Videotracks of Our Lives

Given the myriad of channels through which it is now delivered, the very dame “film” has become a misnomer, verging on the archaic. But for a century, it has been the prime means of mass communication around the globe, surviving through each successive development of sound, radio, TV, videotape, DVD, YouTude, streaming, etc. In a world where someone known outside their home town can get called a “star”, remain the unquestioned peak of the star pyramid are film stars, recognisable around the world. Their work has formed a tapestry of my awareness of life, as it may have done for our culture—at least, until recently.

I fell in love with film early. Growing up in the pre-TV 1950’s in a small town where the only entertainment was the cinema, I took advantage of indulgent grandparents with whom I lived to toddle the 100 metres with another 6d (2.5p) puece in my hot little hand to watch what was showing. As the Playhouse’s programme changed three times a week, that meant most of my pocket money wound up there.

It was magic—a window on the world my grandparents never saw and hooked me on the immersive experience of being transported from the dark into the sounds and sights and emotional colour of living in the film. I have come to appreciate theatre, concerts and other live performance. But nothing moves me like a well crafted film.

It was only later in life, once I was well past the stage of missing half the film by paying too much attention to the date beside me, that I came to not only critique, as well as be entertained by a given film, but slowly realised what a wonderfully memorable videotrack (as opposed to soundtrack) of my life, and that of society in general, they had become.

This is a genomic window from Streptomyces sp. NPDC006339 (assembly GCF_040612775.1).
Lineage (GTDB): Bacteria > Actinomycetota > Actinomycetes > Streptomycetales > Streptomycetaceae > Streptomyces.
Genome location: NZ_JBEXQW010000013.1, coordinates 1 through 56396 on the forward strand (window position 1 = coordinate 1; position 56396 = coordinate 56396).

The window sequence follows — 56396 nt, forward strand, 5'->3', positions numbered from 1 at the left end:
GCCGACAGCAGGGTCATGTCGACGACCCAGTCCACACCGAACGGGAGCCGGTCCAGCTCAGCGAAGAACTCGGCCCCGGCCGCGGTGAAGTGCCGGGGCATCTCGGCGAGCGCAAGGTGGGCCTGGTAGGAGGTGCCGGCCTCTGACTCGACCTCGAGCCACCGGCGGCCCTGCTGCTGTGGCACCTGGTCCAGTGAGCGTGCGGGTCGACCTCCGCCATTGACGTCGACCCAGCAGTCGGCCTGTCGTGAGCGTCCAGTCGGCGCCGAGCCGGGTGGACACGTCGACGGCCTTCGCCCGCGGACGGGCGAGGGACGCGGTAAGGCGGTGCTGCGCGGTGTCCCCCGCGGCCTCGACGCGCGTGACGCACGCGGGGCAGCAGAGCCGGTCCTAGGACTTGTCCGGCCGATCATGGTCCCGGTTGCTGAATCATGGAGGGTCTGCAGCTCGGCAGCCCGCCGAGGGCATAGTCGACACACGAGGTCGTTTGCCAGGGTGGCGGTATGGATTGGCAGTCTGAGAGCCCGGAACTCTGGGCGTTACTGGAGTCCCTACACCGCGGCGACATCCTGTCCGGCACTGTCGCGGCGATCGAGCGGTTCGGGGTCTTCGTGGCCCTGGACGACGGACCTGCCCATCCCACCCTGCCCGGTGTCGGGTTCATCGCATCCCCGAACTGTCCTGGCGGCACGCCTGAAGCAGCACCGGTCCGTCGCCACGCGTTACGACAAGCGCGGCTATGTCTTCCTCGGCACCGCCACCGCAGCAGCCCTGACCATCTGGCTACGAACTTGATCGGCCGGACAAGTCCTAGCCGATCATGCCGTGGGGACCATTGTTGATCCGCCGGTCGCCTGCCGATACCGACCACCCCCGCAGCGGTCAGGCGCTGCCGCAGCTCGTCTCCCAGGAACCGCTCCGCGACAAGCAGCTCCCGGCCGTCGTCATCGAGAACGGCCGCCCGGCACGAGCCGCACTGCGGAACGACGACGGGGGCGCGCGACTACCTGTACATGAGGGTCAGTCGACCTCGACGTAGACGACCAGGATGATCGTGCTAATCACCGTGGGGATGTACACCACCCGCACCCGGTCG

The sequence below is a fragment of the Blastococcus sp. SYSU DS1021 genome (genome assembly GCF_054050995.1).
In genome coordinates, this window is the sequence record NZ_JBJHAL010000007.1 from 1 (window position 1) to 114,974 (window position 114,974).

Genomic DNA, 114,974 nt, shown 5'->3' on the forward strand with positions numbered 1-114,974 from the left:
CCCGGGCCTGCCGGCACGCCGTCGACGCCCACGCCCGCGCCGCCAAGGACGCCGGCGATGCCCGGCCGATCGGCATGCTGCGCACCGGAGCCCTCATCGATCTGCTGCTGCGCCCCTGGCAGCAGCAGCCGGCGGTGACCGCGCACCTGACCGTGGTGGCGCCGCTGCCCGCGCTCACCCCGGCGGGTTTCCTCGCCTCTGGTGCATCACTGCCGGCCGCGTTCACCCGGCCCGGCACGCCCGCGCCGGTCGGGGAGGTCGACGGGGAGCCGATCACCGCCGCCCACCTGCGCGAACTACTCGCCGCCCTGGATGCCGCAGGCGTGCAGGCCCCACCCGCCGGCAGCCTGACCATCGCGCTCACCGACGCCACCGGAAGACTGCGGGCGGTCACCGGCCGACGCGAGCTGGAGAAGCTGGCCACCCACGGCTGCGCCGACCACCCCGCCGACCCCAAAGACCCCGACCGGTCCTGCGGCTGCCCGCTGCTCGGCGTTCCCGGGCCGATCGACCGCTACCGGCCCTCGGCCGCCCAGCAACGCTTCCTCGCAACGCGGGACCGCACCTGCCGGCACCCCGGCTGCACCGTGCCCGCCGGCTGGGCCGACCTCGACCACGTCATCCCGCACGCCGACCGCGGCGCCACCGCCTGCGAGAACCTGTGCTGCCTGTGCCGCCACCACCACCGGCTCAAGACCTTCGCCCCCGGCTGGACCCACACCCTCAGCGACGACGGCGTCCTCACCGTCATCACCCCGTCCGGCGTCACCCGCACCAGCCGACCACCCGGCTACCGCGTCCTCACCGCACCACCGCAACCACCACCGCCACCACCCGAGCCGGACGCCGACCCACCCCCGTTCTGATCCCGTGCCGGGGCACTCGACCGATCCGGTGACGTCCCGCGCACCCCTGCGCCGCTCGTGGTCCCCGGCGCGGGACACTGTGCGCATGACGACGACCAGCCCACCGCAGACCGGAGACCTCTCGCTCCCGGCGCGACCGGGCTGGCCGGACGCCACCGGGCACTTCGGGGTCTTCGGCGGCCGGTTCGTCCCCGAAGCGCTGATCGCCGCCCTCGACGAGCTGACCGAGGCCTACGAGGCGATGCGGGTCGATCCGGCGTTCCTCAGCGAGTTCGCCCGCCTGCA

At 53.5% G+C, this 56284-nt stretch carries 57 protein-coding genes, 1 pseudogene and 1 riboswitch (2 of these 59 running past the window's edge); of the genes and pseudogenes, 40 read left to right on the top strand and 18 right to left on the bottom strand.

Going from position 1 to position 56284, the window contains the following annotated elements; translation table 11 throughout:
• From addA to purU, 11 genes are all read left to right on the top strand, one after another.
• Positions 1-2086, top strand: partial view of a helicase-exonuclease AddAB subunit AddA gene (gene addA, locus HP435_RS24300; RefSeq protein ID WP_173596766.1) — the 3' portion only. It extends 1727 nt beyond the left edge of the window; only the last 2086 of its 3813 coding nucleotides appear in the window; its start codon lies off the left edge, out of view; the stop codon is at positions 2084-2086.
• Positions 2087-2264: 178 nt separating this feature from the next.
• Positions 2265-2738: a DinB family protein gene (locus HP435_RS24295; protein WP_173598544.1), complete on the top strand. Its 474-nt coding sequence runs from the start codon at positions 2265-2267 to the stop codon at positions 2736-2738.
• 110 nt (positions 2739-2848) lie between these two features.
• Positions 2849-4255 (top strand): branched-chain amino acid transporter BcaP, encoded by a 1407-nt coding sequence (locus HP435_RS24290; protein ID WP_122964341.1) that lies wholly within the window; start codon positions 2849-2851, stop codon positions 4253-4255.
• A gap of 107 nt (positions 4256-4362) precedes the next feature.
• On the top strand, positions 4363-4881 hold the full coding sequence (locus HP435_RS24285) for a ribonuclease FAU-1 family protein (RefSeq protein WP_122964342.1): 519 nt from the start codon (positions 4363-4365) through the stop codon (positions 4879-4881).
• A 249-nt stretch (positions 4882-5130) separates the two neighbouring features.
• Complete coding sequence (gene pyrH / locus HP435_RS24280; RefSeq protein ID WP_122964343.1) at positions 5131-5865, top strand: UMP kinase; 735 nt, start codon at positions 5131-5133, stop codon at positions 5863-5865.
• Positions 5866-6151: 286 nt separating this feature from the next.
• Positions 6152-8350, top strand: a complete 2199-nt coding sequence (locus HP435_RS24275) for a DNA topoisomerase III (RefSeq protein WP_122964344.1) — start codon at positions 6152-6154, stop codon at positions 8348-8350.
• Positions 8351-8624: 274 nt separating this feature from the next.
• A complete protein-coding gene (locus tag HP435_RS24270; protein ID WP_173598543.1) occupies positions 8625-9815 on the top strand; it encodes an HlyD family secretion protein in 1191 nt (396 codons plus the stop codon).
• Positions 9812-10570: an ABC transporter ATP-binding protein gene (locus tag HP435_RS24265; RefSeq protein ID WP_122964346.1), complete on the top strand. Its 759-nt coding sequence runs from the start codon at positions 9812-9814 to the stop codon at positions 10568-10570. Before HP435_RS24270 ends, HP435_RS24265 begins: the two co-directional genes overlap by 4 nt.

This came to me during my 15 years in Silicon Valley when David Packard (of Hewlett-Packard fame) chose to spend some of his zillions restoring the Stanford Cinema to its pre-war glory and show a series of pristine black-and-white prints from the UCLA Film Archive, complete with cartoons, popcorn and usherettes in pill-box hats.

As well as revealing to me forgotten geniuses of the silent era like Buster Keaton and Fritz Lang, you started to see the living history of the pre-war era laid out in socially observant series like The Thin Man, witty observations on American life that moved into colour with authentic later representations like Chinatown.

All this threw many of the films I had seen as a primary school kid in shorts into new perspective. While I had my boyish thrills at British pluck in The Dam Busters, Cruel Sea or Ice Cold in Alex, I had not connected with more mannered British fare like Blythe Spirit or Genevieve. What I did connect with—but fully only much later—were American films that made eloquent (for the time) social comment, films like Giant, The Wild Ones, The Misfits, Look Who’s Coming to Dnner, In the Heat of the Night or On the Waterfront. It was only later that British cinema dared to come out with equivalents like Look Back in Anger; Georgie Girl; A Taste of Honey, To Sir With Love or Loneliness of the Long Distance Runner. All products of the “Kitchen Sink” school of writers determined to show life as it is.

There is so much to take in, so much insight into what drove or restricted people’s lives in any of those. Unfortunately, they were few and far between as Hollywood got side-tracked into “sword and sandal” epics or John Wayne westerns to try to compete with TV. Britain’s equivalent was endless Carry On films and bubble-gum like Summer Holiday. Had Bond not come along, Elstree/Pinewod would have shut up shop in the mid-1960’s.